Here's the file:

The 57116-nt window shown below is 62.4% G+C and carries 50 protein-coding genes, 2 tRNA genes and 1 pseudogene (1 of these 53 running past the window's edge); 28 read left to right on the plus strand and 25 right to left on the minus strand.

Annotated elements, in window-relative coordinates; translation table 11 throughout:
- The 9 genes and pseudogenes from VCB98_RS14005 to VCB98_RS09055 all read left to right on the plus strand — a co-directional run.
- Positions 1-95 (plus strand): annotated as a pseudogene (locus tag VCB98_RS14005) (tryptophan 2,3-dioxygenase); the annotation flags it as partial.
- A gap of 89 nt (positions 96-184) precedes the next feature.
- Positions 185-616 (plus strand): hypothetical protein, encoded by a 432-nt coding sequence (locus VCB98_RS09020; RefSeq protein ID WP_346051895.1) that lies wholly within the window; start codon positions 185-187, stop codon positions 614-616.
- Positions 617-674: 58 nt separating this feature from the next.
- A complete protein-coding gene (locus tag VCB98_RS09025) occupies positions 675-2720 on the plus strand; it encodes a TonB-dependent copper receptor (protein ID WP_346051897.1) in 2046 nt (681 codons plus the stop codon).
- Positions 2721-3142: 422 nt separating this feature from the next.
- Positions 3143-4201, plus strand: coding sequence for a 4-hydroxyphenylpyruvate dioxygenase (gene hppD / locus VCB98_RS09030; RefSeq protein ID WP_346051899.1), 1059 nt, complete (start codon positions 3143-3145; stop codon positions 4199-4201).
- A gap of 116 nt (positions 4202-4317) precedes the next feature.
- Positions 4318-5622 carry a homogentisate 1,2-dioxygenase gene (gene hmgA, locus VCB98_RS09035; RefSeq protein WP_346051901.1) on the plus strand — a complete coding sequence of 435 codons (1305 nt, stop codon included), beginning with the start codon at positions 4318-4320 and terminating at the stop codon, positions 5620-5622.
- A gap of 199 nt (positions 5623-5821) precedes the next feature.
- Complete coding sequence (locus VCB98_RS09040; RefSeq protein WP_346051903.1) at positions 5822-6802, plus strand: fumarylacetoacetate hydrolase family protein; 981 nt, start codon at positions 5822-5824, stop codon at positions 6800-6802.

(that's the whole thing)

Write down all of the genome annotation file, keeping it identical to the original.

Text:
The 57116-nt window shown below is 62.4% G+C and carries 50 protein-coding genes, 2 tRNA genes and 1 pseudogene (1 of these 53 running past the window's edge); 28 read left to right on the plus strand and 25 right to left on the minus strand.

Annotated elements, in window-relative coordinates; translation table 11 throughout:
- The 9 genes and pseudogenes from VCB98_RS14005 to VCB98_RS09055 all read left to right on the plus strand — a co-directional run.
- Positions 1-95 (plus strand): annotated as a pseudogene (locus tag VCB98_RS14005) (tryptophan 2,3-dioxygenase); the annotation flags it as partial.
- A gap of 89 nt (positions 96-184) precedes the next feature.
- Positions 185-616 (plus strand): hypothetical protein, encoded by a 432-nt coding sequence (locus VCB98_RS09020; RefSeq protein ID WP_346051895.1) that lies wholly within the window; start codon positions 185-187, stop codon positions 614-616.
- Positions 617-674: 58 nt separating this feature from the next.
- A complete protein-coding gene (locus tag VCB98_RS09025) occupies positions 675-2720 on the plus strand; it encodes a TonB-dependent copper receptor (protein ID WP_346051897.1) in 2046 nt (681 codons plus the stop codon).
- Positions 2721-3142: 422 nt separating this feature from the next.
- Positions 3143-4201, plus strand: coding sequence for a 4-hydroxyphenylpyruvate dioxygenase (gene hppD / locus VCB98_RS09030; RefSeq protein ID WP_346051899.1), 1059 nt, complete (start codon positions 3143-3145; stop codon positions 4199-4201).
- A gap of 116 nt (positions 4202-4317) precedes the next feature.
- Positions 4318-5622 carry a homogentisate 1,2-dioxygenase gene (gene hmgA, locus VCB98_RS09035; RefSeq protein WP_346051901.1) on the plus strand — a complete coding sequence of 435 codons (1305 nt, stop codon included), beginning with the start codon at positions 4318-4320 and terminating at the stop codon, positions 5620-5622.
- A gap of 199 nt (positions 5623-5821) precedes the next feature.
- Complete coding sequence (locus VCB98_RS09040; RefSeq protein WP_346051903.1) at positions 5822-6802, plus strand: fumarylacetoacetate hydrolase family protein; 981 nt, start codon at positions 5822-5824, stop codon at positions 6800-6802.